And so, that is where this pandemic is calling out for such leaders. You have to be the  change for your organizations, for your community, for your city. I would say the police chief is  a caretaker of the city. So, prevention and how you spend your time on your own mental well being is so important. And if you can be a role model for that, then the chain of command will  follow it because they are inspired by you. 


Fleet Maull:  

Absolutely. It's really important for public safety leaders not just to make the decision to  support this kind of work, provide the budget, and bring in training for line sets, but it's  important that public safety leaders model it themselves, right? Model good self-care and a  more holistic approach to working in resilient ways and so forth. Because when leaders model  it, then that's when it really has great influence.  


I'd like to talk a bit about your Cities4Peace program. There has been a breakdown in  trust in many communities, between the community and the police. Not universally but on  some levels within some sectors.  


Here in the US where we've had so many of these tragic police shootings and police  killings of unarmed persons of color and unarmed people all together, both people of color and  Caucasian people, but it's particularly impacted the communities of color, and led to some real  breakdowns in trust. Unfortunately, our justice system wasn’t really dealing with it either.  


It seems like now police are going to be held accountable. But at the same time, it's  created an environment of blaming police, and police have a really tough job. The answer isn't  going completely the other way and getting punitive and having police be terrified of the  community and terrified of doing their job, right. So, it's really about creating the trust. 


If somebody in uniform actually does something that is really criminal and needs to be  dealt with, that needs to be dealt with by the justice system. But before that, we have to find ways to rebuild the trust. 


And so, I'm curious. On the ground, what Cities4Peace are doing in Los Angeles and  other communities. Because I know you work with law enforcement, you work with the  community, you work with either currently gang involved or formerly gang involved members  of the community. You've also brought business leaders from the private sector into these  programs. Could you talk about how that works and how you're actually rebuilding that trust?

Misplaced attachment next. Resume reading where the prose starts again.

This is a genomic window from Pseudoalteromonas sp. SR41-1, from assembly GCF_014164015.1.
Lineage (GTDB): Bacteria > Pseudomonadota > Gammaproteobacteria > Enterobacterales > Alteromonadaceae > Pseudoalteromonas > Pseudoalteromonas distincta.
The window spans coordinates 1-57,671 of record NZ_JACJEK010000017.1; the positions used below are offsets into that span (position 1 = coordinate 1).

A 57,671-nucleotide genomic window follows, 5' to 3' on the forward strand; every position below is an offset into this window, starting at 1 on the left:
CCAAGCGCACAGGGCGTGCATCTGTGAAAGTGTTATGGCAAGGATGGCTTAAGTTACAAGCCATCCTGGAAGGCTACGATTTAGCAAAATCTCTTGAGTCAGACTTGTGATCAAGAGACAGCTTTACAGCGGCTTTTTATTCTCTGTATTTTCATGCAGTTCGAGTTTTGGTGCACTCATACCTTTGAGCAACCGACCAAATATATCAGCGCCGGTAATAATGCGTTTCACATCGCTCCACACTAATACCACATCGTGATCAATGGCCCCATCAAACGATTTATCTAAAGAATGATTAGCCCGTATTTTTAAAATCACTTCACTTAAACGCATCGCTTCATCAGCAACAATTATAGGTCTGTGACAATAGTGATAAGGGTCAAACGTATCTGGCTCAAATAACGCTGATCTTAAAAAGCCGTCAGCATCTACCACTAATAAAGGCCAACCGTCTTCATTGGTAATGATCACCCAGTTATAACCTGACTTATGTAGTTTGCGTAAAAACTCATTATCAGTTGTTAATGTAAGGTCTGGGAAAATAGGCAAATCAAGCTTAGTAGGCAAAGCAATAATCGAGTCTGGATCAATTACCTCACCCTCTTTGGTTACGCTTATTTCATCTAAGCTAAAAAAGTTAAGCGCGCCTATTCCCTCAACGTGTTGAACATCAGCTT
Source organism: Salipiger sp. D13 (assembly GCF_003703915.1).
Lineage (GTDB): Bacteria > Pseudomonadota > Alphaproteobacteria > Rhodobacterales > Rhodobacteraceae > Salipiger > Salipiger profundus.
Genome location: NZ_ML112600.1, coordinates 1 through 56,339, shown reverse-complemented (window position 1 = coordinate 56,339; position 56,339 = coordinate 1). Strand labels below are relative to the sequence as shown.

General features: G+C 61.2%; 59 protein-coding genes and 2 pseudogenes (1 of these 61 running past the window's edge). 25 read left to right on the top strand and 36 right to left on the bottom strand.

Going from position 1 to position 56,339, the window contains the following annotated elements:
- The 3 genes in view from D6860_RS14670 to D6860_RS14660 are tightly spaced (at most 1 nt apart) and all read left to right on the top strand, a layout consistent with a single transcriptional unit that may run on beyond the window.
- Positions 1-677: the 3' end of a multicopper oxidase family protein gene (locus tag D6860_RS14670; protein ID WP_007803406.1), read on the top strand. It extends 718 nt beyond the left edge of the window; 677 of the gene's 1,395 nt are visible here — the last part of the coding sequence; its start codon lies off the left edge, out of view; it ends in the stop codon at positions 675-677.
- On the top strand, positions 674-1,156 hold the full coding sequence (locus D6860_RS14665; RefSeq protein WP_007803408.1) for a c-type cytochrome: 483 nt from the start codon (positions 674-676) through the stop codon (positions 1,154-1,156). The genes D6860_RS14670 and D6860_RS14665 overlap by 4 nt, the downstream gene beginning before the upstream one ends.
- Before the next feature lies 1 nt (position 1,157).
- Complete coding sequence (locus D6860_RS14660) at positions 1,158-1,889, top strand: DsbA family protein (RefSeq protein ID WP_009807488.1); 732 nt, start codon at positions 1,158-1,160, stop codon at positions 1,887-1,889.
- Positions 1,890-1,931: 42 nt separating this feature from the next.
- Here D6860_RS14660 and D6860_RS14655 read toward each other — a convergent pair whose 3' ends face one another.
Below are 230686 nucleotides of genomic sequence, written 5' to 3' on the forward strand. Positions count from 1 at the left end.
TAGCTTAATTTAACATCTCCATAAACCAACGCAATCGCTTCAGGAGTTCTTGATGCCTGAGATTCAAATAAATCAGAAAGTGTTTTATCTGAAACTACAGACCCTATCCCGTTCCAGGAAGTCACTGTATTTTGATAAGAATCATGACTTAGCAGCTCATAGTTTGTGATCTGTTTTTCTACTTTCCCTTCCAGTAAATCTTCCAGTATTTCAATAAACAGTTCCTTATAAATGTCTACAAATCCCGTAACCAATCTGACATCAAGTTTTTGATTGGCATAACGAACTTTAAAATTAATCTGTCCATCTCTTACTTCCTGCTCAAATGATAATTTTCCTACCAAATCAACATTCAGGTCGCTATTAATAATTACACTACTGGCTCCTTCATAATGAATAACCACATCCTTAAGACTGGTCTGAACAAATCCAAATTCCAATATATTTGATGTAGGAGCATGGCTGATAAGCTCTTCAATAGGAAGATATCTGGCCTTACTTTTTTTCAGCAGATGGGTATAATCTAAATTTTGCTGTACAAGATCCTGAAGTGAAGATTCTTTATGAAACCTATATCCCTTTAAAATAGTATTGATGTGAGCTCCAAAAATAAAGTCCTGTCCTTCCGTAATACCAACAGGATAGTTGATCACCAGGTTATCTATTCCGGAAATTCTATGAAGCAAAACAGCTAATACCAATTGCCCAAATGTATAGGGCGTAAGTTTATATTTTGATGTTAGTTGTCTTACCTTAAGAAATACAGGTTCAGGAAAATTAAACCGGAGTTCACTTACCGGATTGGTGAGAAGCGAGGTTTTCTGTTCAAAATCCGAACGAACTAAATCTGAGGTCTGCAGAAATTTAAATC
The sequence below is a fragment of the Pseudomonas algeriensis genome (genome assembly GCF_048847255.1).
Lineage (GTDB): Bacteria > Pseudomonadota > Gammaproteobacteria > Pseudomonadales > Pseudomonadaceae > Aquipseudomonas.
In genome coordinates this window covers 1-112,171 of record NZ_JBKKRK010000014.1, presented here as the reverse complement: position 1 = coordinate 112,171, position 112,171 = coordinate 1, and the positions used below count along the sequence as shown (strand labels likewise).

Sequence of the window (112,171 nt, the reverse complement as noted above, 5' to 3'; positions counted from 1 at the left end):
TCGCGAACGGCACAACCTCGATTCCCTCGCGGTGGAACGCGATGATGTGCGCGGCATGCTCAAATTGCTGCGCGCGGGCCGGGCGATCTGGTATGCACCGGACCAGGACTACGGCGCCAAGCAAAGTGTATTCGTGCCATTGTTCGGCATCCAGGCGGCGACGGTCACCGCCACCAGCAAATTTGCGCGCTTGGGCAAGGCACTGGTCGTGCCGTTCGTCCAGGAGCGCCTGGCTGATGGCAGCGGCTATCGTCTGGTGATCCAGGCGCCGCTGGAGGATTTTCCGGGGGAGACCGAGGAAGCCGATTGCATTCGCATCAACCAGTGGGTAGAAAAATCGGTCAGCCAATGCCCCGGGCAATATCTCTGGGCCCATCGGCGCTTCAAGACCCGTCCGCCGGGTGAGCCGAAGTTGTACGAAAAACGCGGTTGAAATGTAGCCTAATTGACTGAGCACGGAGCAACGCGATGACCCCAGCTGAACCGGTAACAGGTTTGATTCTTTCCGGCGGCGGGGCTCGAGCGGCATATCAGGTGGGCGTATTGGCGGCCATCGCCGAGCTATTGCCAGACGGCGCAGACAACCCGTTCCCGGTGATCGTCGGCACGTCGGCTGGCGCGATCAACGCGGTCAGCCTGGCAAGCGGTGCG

Mandar Apte:  

Yeah. I think, again, the learnings from corporate sector or even your home on the role of  communication, communication, and communication is so important in building trust, in  building those bridges. Because once that communication breaks, then we are always  misunderstanding or misperceiving what has happened.  


So, if you look at the mechanics of where trust breaks, you either perceive things  wrongly, you either observe things wrongly, and then its observation written as well as print  and media, or you express things wrongly. So, whenever somebody is stressed, you will see  that these three levels of communication suffer. One is perception, observation, and  expression.  


That is where the Cities4Peace program starts with giving people tools to manage their  mental well-being, because if you are stressed, then you are, by default, going to have a wrong  perception, wrong observation. When your stress goes away, you are going to say, “Oh, was it  that?” So, that is the root, the cornerstone of our program is to give people tools based on this  science of the breath that I was explaining before to manage their own stress, manage their  own well-being. So, that becomes step number one.  


Step number two is related to this. It is trauma healing. The trauma doesn't have to be  today's trauma. It could be trauma that happened 20 years ago that still rules your life because  whatever happens, it creates a bias, and an inhibition, and a fear. So, as you continue these  breathing exercises, you are healing yourself from that trauma. “Being free from that mental  impression of an event or a situation.” 


With these two steps, I think the individual is stronger in terms of being mentally fit to  listen to the other side, right? Because like I said, if we are not mentally ready, mentally calm, composed, compassionate, we are not going to listen to the other side with that compassion.  We are going to judge. But when we are stress free, when we are mentally in that city in  space, we will listen and observe with compassion.  


If both sides learn how to do this, then that is when we bring the conversation between  the two sides. Usually, when I've started doing this work three or four years ago, people talk  about restorative justice. My only question is, there's nothing wrong about restorative justice  circles, it's a great idea. But the person who is holding the space and the people who are in  that space, they need to restore themselves every day. Right? 

 

So that is where this work, the inner work, will help improve that restorative justice  practice as well. Because you cannot start conversations unless the trauma is healed, because  it will keep coming back, right? You did this and, you know, five years ago, you behaved this  way. Right? So that is where the cornerstone of our programs is building the inner strength of  the individual. The second step, like I explained, is having conversations between people who  want to have conversations, right? So, we are not forcing the conversation.  

The third step is we actually want the community to learn how to promote this trauma healing, peace work, and become peace builders. Because, you know, the field of peace building also needs to be contextualized and brought to a community level, or even at an  individual level. The reason is that the community leader has a much more connect with what  is happening with an individual and can influence that person before even that person does an  act of violence.